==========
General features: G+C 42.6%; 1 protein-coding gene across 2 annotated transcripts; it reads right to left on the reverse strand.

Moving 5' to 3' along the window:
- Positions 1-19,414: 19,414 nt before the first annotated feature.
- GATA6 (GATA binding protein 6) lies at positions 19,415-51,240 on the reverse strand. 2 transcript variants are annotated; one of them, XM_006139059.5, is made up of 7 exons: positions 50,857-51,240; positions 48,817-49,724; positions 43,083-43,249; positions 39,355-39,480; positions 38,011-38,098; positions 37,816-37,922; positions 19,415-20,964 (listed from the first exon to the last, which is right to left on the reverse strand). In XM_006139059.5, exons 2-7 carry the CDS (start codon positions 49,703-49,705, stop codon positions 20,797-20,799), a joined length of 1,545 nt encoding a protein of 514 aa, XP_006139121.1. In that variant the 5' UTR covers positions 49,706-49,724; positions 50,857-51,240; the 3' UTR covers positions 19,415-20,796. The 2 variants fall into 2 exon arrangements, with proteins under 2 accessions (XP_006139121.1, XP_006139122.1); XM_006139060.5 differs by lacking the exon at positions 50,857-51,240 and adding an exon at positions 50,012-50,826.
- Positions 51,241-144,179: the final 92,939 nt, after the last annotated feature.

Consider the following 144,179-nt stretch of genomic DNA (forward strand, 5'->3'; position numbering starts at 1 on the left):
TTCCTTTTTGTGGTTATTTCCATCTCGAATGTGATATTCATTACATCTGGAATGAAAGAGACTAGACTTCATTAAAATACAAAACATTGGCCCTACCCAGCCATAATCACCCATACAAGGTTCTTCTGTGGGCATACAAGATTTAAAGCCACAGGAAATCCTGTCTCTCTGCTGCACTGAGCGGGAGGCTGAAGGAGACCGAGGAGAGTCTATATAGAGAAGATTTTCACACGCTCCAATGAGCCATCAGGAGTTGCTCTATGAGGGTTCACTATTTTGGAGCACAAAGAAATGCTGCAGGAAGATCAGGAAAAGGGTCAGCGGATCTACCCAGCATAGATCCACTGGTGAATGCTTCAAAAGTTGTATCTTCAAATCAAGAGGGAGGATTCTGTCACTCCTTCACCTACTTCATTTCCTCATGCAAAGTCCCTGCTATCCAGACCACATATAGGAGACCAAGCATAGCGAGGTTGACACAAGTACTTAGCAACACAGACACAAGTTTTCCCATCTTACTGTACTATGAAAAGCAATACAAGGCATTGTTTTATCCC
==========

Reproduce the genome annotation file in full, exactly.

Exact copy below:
General features: G+C 42.6%; 1 protein-coding gene across 2 annotated transcripts; it reads right to left on the reverse strand.

Moving 5' to 3' along the window:
- Positions 1-19,414: 19,414 nt before the first annotated feature.
- GATA6 (GATA binding protein 6) lies at positions 19,415-51,240 on the reverse strand. 2 transcript variants are annotated; one of them, XM_006139059.5, is made up of 7 exons: positions 50,857-51,240; positions 48,817-49,724; positions 43,083-43,249; positions 39,355-39,480; positions 38,011-38,098; positions 37,816-37,922; positions 19,415-20,964 (listed from the first exon to the last, which is right to left on the reverse strand). In XM_006139059.5, exons 2-7 carry the CDS (start codon positions 49,703-49,705, stop codon positions 20,797-20,799), a joined length of 1,545 nt encoding a protein of 514 aa, XP_006139121.1. In that variant the 5' UTR covers positions 49,706-49,724; positions 50,857-51,240; the 3' UTR covers positions 19,415-20,796. The 2 variants fall into 2 exon arrangements, with proteins under 2 accessions (XP_006139121.1, XP_006139122.1); XM_006139060.5 differs by lacking the exon at positions 50,857-51,240 and adding an exon at positions 50,012-50,826.
- Positions 51,241-144,179: the final 92,939 nt, after the last annotated feature.

Consider the following 144,179-nt stretch of genomic DNA (forward strand, 5'->3'; position numbering starts at 1 on the left):
TTCCTTTTTGTGGTTATTTCCATCTCGAATGTGATATTCATTACATCTGGAATGAAAGAGACTAGACTTCATTAAAATACAAAACATTGGCCCTACCCAGCCATAATCACCCATACAAGGTTCTTCTGTGGGCATACAAGATTTAAAGCCACAGGAAATCCTGTCTCTCTGCTGCACTGAGCGGGAGGCTGAAGGAGACCGAGGAGAGTCTATATAGAGAAGATTTTCACACGCTCCAATGAGCCATCAGGAGTTGCTCTATGAGGGTTCACTATTTTGGAGCACAAAGAAATGCTGCAGGAAGATCAGGAAAAGGGTCAGCGGATCTACCCAGCATAGATCCACTGGTGAATGCTTCAAAAGTTGTATCTTCAAATCAAGAGGGAGGATTCTGTCACTCCTTCACCTACTTCATTTCCTCATGCAAAGTCCCTGCTATCCAGACCACATATAGGAGACCAAGCATAGCGAGGTTGACACAAGTACTTAGCAACACAGACACAAGTTTTCCCATCTTACTGTACTATGAAAAGCAATACAAGGCATTGTTTTATCCC